Safe deployment of incremental changes from SVN to a production machine?
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Thread: Safe deployment of incremental changes from SVN to a production machine?

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    Safe deployment of incremental changes from SVN to a production machine?

    I'm working on a project where we use SVN for our source code control. When changes are committed to the repository, a process on the svn server takes care to copy the changed files to our development server.

    Our production server, however, has no such automatic connection -- and for good reason. We automatically deploy committed code changes to the dev server for the purpose of testing. by the time anything gets committed to the repo, we have typically tested it on our local workstations. We don't want to auto-deploy repo changes to our live server for obvious reasons -- something could easily break.

    The question I have is once we are convinced that the repo changes need to be rolled out to the production server, what is the best way?

    I have suggested running svn export on the production server when we are ready but my coworker is balking -- says it makes him too nervous. Furthermore, svn export will fetch the entire repo unless I explicitly limit the command to some subdirectory or individual file. Additionally svn export might alter file permissions, preventing apache from writing certain data files and/or source files and/or configuration files. There's also the possibility that one might check one's local configuration file into the repo and this would ultimately end up in dev/test/sandbox credentials finding their way onto a production server.

    Can anyone recommend a sound approach to the workstation-dev server-production server setup when using svn? At the moment, we are manually tracking changed files and uploading them to the production server via FTP. This is a chore and prone to human error.
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    Settled 4 red convertible dalecosp's Avatar
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    I'm afraid this is something I struggle with a bit as well. So, just to be my usual trollish self while I wait for a real answer ... home brew diff and patch script?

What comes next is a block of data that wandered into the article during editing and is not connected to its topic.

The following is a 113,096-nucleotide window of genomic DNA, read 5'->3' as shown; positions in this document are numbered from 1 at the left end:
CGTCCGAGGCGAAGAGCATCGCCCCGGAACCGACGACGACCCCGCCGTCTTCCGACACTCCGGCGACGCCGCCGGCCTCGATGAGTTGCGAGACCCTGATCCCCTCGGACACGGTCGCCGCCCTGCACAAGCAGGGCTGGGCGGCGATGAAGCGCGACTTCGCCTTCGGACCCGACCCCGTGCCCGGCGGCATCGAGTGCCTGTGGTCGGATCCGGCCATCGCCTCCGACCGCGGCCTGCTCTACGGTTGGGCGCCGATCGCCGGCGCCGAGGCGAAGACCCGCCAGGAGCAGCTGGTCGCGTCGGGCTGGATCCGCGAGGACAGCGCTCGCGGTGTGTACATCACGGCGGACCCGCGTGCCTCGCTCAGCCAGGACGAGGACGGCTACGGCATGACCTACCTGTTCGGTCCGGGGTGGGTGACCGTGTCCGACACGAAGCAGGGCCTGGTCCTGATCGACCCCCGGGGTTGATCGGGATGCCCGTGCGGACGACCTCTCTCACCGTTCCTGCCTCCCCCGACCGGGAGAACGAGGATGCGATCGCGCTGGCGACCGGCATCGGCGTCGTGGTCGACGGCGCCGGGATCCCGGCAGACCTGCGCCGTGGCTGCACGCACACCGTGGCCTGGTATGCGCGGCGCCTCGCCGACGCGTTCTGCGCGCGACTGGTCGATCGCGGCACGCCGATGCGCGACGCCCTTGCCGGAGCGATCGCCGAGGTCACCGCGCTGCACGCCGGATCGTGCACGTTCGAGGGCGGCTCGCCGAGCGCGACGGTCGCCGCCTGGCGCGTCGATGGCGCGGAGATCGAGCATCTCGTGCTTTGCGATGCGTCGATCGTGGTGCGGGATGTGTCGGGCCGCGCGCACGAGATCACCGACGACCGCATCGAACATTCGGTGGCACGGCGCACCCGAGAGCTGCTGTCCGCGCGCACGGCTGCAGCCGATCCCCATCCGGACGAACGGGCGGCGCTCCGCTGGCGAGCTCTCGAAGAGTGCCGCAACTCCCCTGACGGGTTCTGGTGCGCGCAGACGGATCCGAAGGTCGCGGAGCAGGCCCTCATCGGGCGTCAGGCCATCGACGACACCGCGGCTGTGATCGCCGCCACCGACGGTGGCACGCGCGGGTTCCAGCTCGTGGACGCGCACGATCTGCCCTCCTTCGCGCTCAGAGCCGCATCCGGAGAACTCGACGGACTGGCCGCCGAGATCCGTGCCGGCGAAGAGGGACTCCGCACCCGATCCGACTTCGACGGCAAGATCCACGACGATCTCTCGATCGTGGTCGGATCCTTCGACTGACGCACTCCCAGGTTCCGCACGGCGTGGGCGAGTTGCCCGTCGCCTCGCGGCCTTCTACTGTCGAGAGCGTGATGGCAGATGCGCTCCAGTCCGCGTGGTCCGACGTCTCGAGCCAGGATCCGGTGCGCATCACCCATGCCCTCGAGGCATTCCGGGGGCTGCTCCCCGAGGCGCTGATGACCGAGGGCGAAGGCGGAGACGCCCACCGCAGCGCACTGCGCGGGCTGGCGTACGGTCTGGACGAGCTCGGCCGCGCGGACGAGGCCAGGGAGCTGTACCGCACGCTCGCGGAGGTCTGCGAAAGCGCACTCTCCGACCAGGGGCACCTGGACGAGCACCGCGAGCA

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    I'm thinking something involving rsync might be the answer. I'm still worried about copying configuration files from dev server over production config files, though.
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    PHP Witch laserlight's Avatar
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    Quote Originally Posted by sneakyimp
    When changes are committed to the repository, a process on the svn server takes care to copy the changed files to our development server.
    It sounds like you can do the same thing for the production server, except that this process would be launched on demand.
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    Pedantic Curmudgeon Weedpacket's Avatar
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    Quote Originally Posted by laserlight
    It sounds like you can do the same thing for the production server, except that this process would be launched on demand.
    Treat the production server's copy as a working copy and as part of the deployment process do an "svn up"?
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    Quote Originally Posted by laserlight
    It sounds like you can do the same thing for the production server, except that this process would be launched on demand.
    Sadly, the SVN server is maintained by a third party. They do have features that would make it fairly easy for us to manually deploy svn updates to our production server, but this requires that we enter our production server's FTP credentials into their system. We have no reason to believe they are not trustworthy, but it still seems like a security risk to store our payment gateway credentials on a third party system.

    Quote Originally Posted by Weedpacket
    Treat the production server's copy as a working copy and as part of the deployment process do an "svn up"?
    I recall having done this once and can't recall the reasons why we thought it was a bad idea. Some ideas come to mind:
    1) all the little .svn directories and such -- might these be exploited to view source code?
    2) risk of over-writing important credential files with sandbox credentials if a dev were to commit such a file to the repo
    3) adds a lot of complexity to the file system with all of the additional .svn directories and such
    4) possible changes to permissions might deprive cron/apache/users of ability to write a particular file?

    Thinking a bit more about it, I'm wondering if it might still be worth it. We might solve #1 with some kind of Apache directive? #2 we might solve by making important credential files read-only? #3 I could probably live with. #4...not sure.
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    PHP Witch laserlight's Avatar
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    Quote Originally Posted by sneakyimp
    2) risk of over-writing important credential files with sandbox credentials if a dev were to commit such a file to the repo
    A pre-commit hook might be able to prevent that.

    Incidentally, at work, we have git repositories on the production servers that are updated on demand.
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